The mum putting new life into old jumpers

Kids playing outside is always a welcome sight, Charlotte Harding finds a business that has the right pants for the job.

Keeping warm
Keeping warm

Shrinking a jumper in the wash is something that some of us can relate to but while we are often tempted to get rid, for one Forest Row mum it sparked an idea that lead to a business.

“I shrunk a jumper in the wash and decided to make them into pants for my child,” explains Catherine Fenton, founder of Bumpkin Tumblepants.

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“I can’t sew but it got me thinking. I asked around my friends to see if anyone could make them but they were all busy so I tasked my mum but she wasn’t able to so I posted on some mum groups about looking for a seamstress.”


Catherine found Lizzie Mckenzie who has links with London College of Fashion and had worked on workshops for Jim Henson, the creator of the Muppets.

“She is amazing,” enthuses Catherine. “I wouldn’t be able to do it without her.”

The pair meet up for a coffee and go through the designs, Catherine brings her sketches and it goes from there.

“I buy wool jumpers in interesting colours from charity shops and when we meet she gives me the trousers and I give her the jumpers it is great,” smiles Catherine.

Bumpkin Tumblepants

Catherine’s idea was to create something that was like a jogging pant, really baggy and comfy with an elasticated top.

“I wanted something stretchy and comfy,” she explains.

“I was always outside growing up in Scotland in the middle of nowhere so wanted something kids could play in.

“The wool comes from sheep who are outside so it is natural, semi-waterproof, warm and breathable. If kids go in puddles it will dry pretty quick.

“Sheep are out in the rain and snow and their fleece protects them so it is great for kids.”

During her childhood, Catherine’s parents farmed sheep on a Galloway smallholding so she is used to being surrounding by wool.

“Much of which my mum used to spin and knit into horrendous, stiff, home-dyed, itchy cardigans that I used to tantrum about wearing. Hence, maybe, my fondness now for cashmere, merino and fine lambswool,” she laughs.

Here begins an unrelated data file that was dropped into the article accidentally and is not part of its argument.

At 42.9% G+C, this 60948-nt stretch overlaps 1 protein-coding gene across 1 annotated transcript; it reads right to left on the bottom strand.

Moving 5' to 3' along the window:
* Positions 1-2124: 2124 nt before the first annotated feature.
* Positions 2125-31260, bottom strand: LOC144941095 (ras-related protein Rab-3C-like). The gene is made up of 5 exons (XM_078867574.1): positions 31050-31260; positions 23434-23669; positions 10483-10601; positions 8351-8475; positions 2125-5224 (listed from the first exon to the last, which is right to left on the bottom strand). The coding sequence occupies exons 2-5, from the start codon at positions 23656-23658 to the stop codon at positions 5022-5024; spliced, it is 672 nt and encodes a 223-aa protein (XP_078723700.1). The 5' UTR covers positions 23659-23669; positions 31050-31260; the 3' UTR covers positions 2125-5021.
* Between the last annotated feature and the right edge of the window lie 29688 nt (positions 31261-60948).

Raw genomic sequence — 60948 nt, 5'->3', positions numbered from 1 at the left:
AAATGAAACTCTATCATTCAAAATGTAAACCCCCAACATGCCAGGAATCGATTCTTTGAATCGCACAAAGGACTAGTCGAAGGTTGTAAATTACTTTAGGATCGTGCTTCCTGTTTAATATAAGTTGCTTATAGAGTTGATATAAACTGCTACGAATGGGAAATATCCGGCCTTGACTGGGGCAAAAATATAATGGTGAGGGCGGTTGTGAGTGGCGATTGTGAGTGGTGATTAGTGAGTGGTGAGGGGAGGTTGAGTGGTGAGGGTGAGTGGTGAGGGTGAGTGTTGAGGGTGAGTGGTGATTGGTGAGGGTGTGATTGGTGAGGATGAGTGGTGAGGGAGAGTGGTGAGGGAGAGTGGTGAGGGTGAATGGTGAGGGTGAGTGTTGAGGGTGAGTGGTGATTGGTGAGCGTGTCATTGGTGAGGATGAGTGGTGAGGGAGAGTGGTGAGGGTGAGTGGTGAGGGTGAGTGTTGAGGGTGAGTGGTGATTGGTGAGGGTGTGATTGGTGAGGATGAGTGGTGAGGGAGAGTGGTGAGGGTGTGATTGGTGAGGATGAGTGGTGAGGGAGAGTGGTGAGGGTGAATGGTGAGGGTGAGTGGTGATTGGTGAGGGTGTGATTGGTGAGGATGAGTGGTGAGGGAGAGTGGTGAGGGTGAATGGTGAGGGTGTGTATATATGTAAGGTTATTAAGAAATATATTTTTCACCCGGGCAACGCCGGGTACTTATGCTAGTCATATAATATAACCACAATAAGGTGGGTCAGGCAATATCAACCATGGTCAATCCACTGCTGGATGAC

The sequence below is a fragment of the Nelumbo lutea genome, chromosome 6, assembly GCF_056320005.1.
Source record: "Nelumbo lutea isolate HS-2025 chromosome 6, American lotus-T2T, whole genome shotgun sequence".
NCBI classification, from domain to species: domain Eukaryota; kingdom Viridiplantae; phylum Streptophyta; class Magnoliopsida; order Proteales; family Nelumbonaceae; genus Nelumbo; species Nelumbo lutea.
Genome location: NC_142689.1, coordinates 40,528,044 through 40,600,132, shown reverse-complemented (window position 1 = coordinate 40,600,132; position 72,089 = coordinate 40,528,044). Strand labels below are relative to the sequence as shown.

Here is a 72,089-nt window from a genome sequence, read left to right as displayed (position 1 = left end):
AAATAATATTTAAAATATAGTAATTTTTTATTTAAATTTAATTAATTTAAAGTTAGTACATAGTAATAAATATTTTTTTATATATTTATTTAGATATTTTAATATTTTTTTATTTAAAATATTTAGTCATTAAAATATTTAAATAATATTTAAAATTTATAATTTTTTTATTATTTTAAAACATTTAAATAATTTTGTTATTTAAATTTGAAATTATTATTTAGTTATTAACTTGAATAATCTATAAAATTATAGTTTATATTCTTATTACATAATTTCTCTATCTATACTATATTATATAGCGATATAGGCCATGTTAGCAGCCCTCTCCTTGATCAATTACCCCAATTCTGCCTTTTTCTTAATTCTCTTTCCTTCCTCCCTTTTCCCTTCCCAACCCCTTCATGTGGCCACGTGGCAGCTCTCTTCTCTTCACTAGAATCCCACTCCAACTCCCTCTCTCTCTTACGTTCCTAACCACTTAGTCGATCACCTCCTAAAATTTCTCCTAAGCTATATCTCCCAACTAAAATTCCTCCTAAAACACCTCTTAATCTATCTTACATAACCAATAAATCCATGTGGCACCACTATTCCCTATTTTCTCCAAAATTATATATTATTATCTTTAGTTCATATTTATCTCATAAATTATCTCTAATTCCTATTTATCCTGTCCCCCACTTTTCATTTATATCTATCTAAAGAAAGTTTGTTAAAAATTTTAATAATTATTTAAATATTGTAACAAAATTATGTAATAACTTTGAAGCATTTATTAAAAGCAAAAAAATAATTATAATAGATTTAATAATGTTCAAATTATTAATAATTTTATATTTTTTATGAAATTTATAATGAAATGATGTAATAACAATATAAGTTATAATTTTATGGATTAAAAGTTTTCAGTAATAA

“My partner runs a flock of 120ish sheep with a friend and also works on sheep farms and does morning on an alpaca farm.”

Anyone who has bought clothes for children will know that when it comes to sizing it can vary massively from shop to shop so Catherine was keen to do her research before the first batch was created.

“JoJo Maman Bebe is like two sizes bigger than M&S so we went bigger as we think they can always grow into them rather than people getting them and needing a bigger size,” she says.

“We get our kids to test them and see about the fit. We did a shoot and my little girl Rosemary who is 14 months old was in the same as a two-and-a-half-year old, so they do last as well.”

A large part of the Bumpkin Tumblepants ethos is recycling.

“I love charity shops and reusing old things in a new way,” she reveals.

“I find it way more exciting, and far better for my purse, then heading into a chain clothes store and buying new stuff.

“Our trousers are all recycled jumpers, the labels are partly made from recycled bottles, the plastic we use to waterproof our parcels is all re-purposed from other packaging.

“Our stall sign came from the wood bin and Forest Row tip.”

The business was launched in April this year, but the idea had been bubbling since the October before.

With throwaway fashion increasingly contributing to the amount of waste we all produce, it is both lovely and laudable that Catherine is injecting new life into something.

One thing is for sure the trousers are perfect for the winter days ahead.

For more information and to see the full range, visit